Topical application has the limitation of reaching a high ocular bioavailability as a large portion of the compound applied would be lost due to dilution of tears and lacrimation. Usually, the amount of drug that reaches the aqueous humor is less than 5% (Figure 3). Sustained release of the drug is difficult and forces one to markedly increase the drug dose administrated in order to get an optimum therapeutic efficacy.
    Figure 3. Major disadvantages showed by a drug topically administrated to the eye.
    Systemic injection also has the same limitation of a low amount of drug available in the specific site (the eye), especially if the drug is more hydrophilic. It would require more frequent systemic injections to reach and maintain a therapeutic dose, which creates more side effects in the body. The periocular injection can refer to posterior juxtascleral, subconjunctival, retrobulbar, peribulbar, or subtenon injection. Some risks associated for periocular injections are hyphemia, an increase in intraocular pressure, corneal decompensation, and even strabismus. Intravitreal injections are becoming a more popular choice for ocular drug delivery. By micro-needle injection of the compound directly into the vitreous, intravitreal injection could offer a higher drug load in the retina and vitreous compared to other delivery methods. Nowadays, there are some intravitreal products in the market, such as Avastin® (Genentech, San Francisco, CA, USA), Lucentis® (Genentech, San Francisco, CA, USA), Macugen® (Eyetech Inc., Boca Raton FL, USA), and Triesence®(Alcon, Vernier-Geneva, Switzerland) [15]. The drug’s molecular weight is a major factor affecting drug elimination for intravitreal injection. The disadvantages of intravitreal injection include development of certain complications, such as intravitreal hemorrhages, endophthalmitis, and retinal detachment. Patients with diseases affecting the posterior segment usually need multiple intravitreal injections and follow careful monitoring [16].

    3. Ocular Disorders Derived from Cystic Fibrosis Disease

    The corneal epithelium contributes to fluid transport via various ion channels, from the stroma to the pre-corneal tear film. Numerous channels in the corneal epithelium are responsible of the fluid transport in the eye (Figure 4). Located on the basolateral membrane, the sodium:potassium:chloride (Na+:K+:2Cl) co-transporter functions in parallel with the sodium:potassium (Na+:K+) pump resulting in CF influx. The rate of secretion by these channels is regulated by the CF conductance of the apical membrane. In addition to CFTR, calcium-activated CF channels (CLCA2) are also thought to contribute to CF efflux. At the ocular surface, basal CFTR activity is likely minimal, as CF patients with loss-of-function CFTR mutations suffer only from mild tear film abnormalities [17][18][19][20]. However, the CFTR-facilitated Cl transport at the ocular surface provides a rational basis for the investigation of CFTR modulators, e.g., ivacaftor. Currently, eye manifestations of CF are less well known; however, mounting evidence suggests that ocular disorders in CF are a serious problem. A number of ocular disorders derived from CF have been reported, including xerophthalmia, papilledema, and retinal hemorrhages [21]. Joshi et al. [22] reported the first case of newly diagnosed CF-related liver disease in a teenage boy presenting symptoms of night blindness secondary to vitamin A deficiency. In CF, the malabsorption of fat-soluble vitamins, e.g., vitamin A, reduces the concentration of the retinol-binding protein that is essential for the liver-to-tissue transport of retinol. Night blindness is the first sign of vitamin A deficiency with further symptoms after prolonged periods of deficiency, such as Bitot’s spots; triangular, perilimbal grey plaques of keratinized conjunctival debris; and xerosis and dry granular patches. Furthermore, patients with CF have been reported to develop retinal vein occlusions [23][24][25]. It has been hypothesized that elevated fibrinogen levels due to chronic infections or increased homocysteine levels predispose patients with CF to develop retinal vein occlusions.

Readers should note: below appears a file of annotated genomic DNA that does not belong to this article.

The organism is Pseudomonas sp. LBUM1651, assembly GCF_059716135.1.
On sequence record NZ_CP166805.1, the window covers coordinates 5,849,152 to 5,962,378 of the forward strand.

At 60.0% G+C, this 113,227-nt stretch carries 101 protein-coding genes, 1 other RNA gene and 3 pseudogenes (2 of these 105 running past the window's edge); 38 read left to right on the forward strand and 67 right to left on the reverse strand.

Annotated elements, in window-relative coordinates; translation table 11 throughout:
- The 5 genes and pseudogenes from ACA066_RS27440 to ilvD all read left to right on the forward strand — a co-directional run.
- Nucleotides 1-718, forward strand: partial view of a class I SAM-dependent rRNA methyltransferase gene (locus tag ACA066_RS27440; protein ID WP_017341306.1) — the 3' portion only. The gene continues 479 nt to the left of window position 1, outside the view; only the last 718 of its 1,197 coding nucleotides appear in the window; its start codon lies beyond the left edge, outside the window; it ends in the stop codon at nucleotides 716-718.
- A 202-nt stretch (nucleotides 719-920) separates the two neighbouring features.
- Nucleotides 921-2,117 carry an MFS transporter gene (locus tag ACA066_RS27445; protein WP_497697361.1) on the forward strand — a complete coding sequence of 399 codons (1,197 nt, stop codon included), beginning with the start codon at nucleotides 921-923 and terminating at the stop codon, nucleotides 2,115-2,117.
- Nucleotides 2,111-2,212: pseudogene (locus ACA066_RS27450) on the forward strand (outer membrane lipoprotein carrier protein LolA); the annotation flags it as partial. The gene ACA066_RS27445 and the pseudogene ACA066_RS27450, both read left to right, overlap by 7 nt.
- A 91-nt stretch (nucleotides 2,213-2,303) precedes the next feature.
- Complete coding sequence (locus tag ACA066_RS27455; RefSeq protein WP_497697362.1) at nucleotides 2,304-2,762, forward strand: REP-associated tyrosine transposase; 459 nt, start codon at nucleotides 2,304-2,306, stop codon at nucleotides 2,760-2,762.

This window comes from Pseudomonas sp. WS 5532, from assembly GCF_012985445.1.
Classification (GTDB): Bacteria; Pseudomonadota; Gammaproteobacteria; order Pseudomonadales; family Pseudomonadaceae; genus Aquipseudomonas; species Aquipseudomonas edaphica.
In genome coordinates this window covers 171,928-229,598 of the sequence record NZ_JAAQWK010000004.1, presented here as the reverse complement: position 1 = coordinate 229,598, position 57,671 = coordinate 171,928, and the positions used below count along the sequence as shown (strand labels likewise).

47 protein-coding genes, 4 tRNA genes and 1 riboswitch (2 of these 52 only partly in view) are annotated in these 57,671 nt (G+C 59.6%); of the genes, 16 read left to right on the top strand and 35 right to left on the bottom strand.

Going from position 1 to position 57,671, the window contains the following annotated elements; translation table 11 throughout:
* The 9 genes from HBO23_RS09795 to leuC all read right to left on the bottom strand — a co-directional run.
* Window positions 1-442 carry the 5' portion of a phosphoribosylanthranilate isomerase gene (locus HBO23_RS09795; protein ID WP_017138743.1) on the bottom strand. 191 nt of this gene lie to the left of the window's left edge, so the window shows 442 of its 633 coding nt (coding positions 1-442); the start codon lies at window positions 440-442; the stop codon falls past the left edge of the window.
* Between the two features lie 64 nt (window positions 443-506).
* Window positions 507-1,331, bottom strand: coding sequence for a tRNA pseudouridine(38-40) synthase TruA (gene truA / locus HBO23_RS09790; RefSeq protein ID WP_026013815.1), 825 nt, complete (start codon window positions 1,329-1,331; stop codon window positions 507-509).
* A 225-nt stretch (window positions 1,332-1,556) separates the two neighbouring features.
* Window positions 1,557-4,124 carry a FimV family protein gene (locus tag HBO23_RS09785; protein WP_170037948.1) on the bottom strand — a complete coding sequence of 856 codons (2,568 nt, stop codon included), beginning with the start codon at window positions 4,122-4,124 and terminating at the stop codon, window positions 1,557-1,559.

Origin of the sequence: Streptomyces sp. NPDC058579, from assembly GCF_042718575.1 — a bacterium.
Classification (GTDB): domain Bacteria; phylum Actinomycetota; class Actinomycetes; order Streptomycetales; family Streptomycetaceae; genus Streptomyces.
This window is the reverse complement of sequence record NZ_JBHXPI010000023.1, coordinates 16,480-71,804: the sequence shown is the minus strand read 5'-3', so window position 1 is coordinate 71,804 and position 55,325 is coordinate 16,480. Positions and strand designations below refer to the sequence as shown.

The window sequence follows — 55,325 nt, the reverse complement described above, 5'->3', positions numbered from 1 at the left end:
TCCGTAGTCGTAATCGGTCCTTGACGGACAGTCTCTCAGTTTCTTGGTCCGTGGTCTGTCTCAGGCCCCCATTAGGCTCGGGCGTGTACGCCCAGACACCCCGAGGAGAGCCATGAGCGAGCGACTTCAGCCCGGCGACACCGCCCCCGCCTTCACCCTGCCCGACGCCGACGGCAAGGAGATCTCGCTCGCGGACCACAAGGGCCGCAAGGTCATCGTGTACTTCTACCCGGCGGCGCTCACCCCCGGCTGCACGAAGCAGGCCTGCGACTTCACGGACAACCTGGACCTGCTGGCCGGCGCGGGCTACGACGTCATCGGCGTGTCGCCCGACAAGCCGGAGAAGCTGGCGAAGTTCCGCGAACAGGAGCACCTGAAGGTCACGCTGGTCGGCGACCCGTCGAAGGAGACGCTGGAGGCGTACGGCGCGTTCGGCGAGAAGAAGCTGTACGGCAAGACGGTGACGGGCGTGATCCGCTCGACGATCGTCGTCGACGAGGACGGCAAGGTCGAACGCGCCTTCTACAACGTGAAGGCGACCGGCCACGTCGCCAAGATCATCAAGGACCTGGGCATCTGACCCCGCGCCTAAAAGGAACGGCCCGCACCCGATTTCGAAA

Figure 4. Basic scheme of the fluid transport in a corneal epithelial cell.
    Other ocular disorders related to CF disease are differences in the morphology of the cornea, a reduction in the endothelial cell area, an increase in corneal thickness, an increase in the endothelial cell density and permeability, and an increase in the endothelial pump rate. Lass et al. [26] observed morphological differences in the corneal endothelium in CF patients and CF-related diabetes patients. Mean corneal thickness was significantly greater for both CF groups compared to a safe patient and, therefore, the corneal endothelial permeability and mean relative pump rate were significantly higher in the two CF groups. The increased corneal thickness observed in the CF group suggests there is only partial compensation by the increased pump rate for the increased permeability. Several studies have investigated the incidence of blepharitis in patients with CF [27]. Mrugacz et al. [28] suggested increased blepharitis could indicate lipid dysfunction in CF and that meibomian dysfunction was consistent with the glandular dysfunction observed in CF. Conjunctival xerosis is characterized by keratinization and drying of the conjunctiva due to loss of goblet cells and basal cell proliferation. This incidence of conjunctival xerosis in CF has been reported by several authors [29][30][31]. Macular pigment is derived from two carotenoids, lutein and zeaxanthin. Both the serum lutein and zeaxanthin concentrations as well as the macular pigment optical density were observed to be significantly lower in CF patients [32]. Even at a very early stage of CF disease development (newborns), ocular disorders have been observed [33][34]. As babies with CF frequently present with lower birth weights (which itself has been associated as a risk factor for ametropia, strabismus, and amblyopia), early and regular eye examinations for all children with CF remain essential.